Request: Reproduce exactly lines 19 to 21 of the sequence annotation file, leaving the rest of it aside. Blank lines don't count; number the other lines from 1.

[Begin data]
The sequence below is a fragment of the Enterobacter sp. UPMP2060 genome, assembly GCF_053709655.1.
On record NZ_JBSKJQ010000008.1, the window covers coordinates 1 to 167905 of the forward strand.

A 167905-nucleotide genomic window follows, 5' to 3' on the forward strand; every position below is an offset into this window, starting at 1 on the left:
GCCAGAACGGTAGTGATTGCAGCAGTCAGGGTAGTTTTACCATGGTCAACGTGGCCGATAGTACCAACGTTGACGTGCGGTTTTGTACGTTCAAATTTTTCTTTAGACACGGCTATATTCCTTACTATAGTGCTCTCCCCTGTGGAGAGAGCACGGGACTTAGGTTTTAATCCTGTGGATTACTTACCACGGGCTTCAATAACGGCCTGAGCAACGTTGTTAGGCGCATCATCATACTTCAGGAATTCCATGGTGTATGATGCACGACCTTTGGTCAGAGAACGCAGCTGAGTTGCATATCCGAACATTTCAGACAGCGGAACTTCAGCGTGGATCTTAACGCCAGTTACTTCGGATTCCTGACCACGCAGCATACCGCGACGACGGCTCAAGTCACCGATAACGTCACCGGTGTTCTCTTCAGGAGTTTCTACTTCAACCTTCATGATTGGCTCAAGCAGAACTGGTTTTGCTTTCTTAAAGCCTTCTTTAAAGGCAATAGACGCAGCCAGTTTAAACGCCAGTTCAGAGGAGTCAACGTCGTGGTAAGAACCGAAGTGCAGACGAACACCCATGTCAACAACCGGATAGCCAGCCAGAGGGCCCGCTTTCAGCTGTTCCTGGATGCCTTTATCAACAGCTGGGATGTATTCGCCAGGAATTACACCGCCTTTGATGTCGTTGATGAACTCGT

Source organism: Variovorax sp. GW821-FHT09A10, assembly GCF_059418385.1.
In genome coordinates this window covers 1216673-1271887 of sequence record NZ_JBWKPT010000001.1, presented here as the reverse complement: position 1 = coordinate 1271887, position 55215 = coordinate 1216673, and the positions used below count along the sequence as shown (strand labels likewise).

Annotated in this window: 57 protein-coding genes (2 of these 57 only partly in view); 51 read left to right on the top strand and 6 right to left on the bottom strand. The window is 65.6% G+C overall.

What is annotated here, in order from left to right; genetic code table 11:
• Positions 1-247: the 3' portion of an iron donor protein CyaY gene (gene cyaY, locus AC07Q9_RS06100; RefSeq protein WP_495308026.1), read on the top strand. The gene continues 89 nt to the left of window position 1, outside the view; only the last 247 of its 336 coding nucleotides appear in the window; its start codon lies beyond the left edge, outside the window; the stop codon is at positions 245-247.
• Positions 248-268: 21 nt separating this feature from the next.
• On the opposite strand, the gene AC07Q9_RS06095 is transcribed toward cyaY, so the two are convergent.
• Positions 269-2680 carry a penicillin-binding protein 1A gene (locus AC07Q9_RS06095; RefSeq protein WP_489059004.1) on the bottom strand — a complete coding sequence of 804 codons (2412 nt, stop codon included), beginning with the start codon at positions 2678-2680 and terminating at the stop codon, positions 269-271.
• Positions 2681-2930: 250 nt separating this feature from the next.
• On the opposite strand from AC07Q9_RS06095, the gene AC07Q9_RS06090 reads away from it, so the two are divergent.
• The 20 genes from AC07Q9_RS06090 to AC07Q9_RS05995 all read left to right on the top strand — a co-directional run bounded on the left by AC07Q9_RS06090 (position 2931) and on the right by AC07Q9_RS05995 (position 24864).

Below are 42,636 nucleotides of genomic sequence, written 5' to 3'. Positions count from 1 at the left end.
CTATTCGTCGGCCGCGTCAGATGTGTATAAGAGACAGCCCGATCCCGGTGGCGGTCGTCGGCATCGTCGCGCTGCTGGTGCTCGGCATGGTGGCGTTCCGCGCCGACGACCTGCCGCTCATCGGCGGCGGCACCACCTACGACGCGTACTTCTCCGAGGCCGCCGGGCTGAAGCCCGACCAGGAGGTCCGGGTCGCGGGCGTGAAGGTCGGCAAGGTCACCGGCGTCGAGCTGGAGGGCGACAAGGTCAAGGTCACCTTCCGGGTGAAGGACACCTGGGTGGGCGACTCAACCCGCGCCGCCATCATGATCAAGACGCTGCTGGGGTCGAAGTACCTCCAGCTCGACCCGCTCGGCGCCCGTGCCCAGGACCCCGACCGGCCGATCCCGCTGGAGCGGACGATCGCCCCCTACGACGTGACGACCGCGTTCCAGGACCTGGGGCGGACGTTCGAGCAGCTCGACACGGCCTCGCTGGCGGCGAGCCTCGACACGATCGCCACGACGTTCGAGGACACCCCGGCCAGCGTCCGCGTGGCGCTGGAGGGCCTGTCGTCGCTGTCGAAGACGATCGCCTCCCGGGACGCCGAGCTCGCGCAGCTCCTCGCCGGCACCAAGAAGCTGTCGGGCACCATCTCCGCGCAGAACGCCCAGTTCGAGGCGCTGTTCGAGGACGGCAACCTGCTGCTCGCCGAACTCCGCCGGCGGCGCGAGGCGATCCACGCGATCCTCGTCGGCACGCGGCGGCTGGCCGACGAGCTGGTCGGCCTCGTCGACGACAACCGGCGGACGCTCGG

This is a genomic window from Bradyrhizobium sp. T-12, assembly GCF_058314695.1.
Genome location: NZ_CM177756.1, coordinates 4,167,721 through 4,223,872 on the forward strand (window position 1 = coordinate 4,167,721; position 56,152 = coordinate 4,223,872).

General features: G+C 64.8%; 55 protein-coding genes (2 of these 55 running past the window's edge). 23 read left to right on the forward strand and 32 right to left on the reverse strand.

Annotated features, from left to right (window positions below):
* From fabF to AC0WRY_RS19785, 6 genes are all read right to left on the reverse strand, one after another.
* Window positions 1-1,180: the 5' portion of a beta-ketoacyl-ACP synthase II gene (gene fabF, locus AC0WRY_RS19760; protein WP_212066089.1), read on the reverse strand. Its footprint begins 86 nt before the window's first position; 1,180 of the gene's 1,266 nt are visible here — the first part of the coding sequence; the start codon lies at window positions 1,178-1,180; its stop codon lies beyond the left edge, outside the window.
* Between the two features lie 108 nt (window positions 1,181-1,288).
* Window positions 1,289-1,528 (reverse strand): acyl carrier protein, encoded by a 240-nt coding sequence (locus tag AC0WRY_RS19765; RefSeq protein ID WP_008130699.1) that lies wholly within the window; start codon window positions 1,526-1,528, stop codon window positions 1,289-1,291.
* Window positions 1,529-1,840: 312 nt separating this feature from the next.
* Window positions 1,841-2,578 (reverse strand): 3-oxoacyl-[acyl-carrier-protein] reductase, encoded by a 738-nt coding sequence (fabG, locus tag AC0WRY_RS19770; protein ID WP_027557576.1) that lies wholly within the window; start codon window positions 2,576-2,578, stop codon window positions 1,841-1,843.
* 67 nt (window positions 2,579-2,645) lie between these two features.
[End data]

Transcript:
Genome location: NZ_CM177756.1, coordinates 4,167,721 through 4,223,872 on the forward strand (window position 1 = coordinate 4,167,721; position 56,152 = coordinate 4,223,872).

General features: G+C 64.8%; 55 protein-coding genes (2 of these 55 running past the window's edge). 23 read left to right on the forward strand and 32 right to left on the reverse strand.

Annotated features, from left to right (window positions below):